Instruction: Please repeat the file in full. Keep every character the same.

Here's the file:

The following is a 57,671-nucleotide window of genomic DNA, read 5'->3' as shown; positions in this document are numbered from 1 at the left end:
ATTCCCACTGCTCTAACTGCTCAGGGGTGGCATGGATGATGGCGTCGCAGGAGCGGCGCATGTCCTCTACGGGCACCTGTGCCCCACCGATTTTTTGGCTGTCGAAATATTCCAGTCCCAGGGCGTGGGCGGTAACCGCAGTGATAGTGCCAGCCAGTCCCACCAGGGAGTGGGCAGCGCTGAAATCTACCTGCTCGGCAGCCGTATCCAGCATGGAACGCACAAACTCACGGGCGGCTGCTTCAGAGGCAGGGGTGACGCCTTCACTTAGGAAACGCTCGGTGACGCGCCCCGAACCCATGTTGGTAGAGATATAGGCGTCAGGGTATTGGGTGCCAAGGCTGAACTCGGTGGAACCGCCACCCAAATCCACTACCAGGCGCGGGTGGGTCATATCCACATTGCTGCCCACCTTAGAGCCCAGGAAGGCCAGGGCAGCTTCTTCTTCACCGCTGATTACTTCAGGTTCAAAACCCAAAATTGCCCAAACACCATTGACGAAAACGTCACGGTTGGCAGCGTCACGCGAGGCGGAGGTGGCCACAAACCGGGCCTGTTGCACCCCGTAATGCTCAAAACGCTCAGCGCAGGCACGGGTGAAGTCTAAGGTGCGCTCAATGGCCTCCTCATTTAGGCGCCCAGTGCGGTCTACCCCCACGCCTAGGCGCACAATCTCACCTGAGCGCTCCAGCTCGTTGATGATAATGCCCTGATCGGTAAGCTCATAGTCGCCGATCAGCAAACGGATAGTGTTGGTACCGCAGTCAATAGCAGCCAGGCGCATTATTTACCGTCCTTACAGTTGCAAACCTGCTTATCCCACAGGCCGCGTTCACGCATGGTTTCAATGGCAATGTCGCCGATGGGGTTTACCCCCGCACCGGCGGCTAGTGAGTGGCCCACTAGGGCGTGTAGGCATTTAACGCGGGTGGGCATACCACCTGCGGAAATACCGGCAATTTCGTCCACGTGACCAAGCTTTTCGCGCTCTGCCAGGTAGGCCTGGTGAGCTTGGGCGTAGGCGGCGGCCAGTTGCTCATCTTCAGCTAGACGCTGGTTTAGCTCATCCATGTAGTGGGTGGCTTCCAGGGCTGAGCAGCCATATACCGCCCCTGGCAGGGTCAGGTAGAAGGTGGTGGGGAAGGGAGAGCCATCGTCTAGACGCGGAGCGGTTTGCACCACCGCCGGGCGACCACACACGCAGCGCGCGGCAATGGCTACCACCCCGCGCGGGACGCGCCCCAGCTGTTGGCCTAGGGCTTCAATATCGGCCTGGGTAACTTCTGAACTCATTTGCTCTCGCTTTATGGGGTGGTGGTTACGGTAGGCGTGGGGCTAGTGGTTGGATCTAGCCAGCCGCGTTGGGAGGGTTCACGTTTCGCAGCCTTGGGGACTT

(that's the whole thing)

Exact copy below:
The following is a 57,671-nucleotide window of genomic DNA, read 5'->3' as shown; positions in this document are numbered from 1 at the left end:
ATTCCCACTGCTCTAACTGCTCAGGGGTGGCATGGATGATGGCGTCGCAGGAGCGGCGCATGTCCTCTACGGGCACCTGTGCCCCACCGATTTTTTGGCTGTCGAAATATTCCAGTCCCAGGGCGTGGGCGGTAACCGCAGTGATAGTGCCAGCCAGTCCCACCAGGGAGTGGGCAGCGCTGAAATCTACCTGCTCGGCAGCCGTATCCAGCATGGAACGCACAAACTCACGGGCGGCTGCTTCAGAGGCAGGGGTGACGCCTTCACTTAGGAAACGCTCGGTGACGCGCCCCGAACCCATGTTGGTAGAGATATAGGCGTCAGGGTATTGGGTGCCAAGGCTGAACTCGGTGGAACCGCCACCCAAATCCACTACCAGGCGCGGGTGGGTCATATCCACATTGCTGCCCACCTTAGAGCCCAGGAAGGCCAGGGCAGCTTCTTCTTCACCGCTGATTACTTCAGGTTCAAAACCCAAAATTGCCCAAACACCATTGACGAAAACGTCACGGTTGGCAGCGTCACGCGAGGCGGAGGTGGCCACAAACCGGGCCTGTTGCACCCCGTAATGCTCAAAACGCTCAGCGCAGGCACGGGTGAAGTCTAAGGTGCGCTCAATGGCCTCCTCATTTAGGCGCCCAGTGCGGTCTACCCCCACGCCTAGGCGCACAATCTCACCTGAGCGCTCCAGCTCGTTGATGATAATGCCCTGATCGGTAAGCTCATAGTCGCCGATCAGCAAACGGATAGTGTTGGTACCGCAGTCAATAGCAGCCAGGCGCATTATTTACCGTCCTTACAGTTGCAAACCTGCTTATCCCACAGGCCGCGTTCACGCATGGTTTCAATGGCAATGTCGCCGATGGGGTTTACCCCCGCACCGGCGGCTAGTGAGTGGCCCACTAGGGCGTGTAGGCATTTAACGCGGGTGGGCATACCACCTGCGGAAATACCGGCAATTTCGTCCACGTGACCAAGCTTTTCGCGCTCTGCCAGGTAGGCCTGGTGAGCTTGGGCGTAGGCGGCGGCCAGTTGCTCATCTTCAGCTAGACGCTGGTTTAGCTCATCCATGTAGTGGGTGGCTTCCAGGGCTGAGCAGCCATATACCGCCCCTGGCAGGGTCAGGTAGAAGGTGGTGGGGAAGGGAGAGCCATCGTCTAGACGCGGAGCGGTTTGCACCACCGCCGGGCGACCACACACGCAGCGCGCGGCAATGGCTACCACCCCGCGCGGGACGCGCCCCAGCTGTTGGCCTAGGGCTTCAATATCGGCCTGGGTAACTTCTGAACTCATTTGCTCTCGCTTTATGGGGTGGTGGTTACGGTAGGCGTGGGGCTAGTGGTTGGATCTAGCCAGCCGCGTTGGGAGGGTTCACGTTTCGCAGCCTTGGGGACTT